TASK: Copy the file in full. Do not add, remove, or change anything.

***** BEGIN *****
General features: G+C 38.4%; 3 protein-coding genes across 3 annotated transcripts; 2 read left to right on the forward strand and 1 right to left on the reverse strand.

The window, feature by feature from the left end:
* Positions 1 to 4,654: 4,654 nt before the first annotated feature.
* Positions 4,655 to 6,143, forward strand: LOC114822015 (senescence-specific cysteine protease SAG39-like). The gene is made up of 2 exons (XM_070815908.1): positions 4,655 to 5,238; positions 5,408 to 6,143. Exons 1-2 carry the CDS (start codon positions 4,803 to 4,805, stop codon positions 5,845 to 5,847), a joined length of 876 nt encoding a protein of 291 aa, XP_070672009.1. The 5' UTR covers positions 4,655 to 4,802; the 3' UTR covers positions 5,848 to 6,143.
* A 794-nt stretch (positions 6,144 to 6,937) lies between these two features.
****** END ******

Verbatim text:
General features: G+C 38.4%; 3 protein-coding genes across 3 annotated transcripts; 2 read left to right on the forward strand and 1 right to left on the reverse strand.

The window, feature by feature from the left end:
* Positions 1 to 4,654: 4,654 nt before the first annotated feature.
* Positions 4,655 to 6,143, forward strand: LOC114822015 (senescence-specific cysteine protease SAG39-like). The gene is made up of 2 exons (XM_070815908.1): positions 4,655 to 5,238; positions 5,408 to 6,143. Exons 1-2 carry the CDS (start codon positions 4,803 to 4,805, stop codon positions 5,845 to 5,847), a joined length of 876 nt encoding a protein of 291 aa, XP_070672009.1. The 5' UTR covers positions 4,655 to 4,802; the 3' UTR covers positions 5,848 to 6,143.
* A 794-nt stretch (positions 6,144 to 6,937) lies between these two features.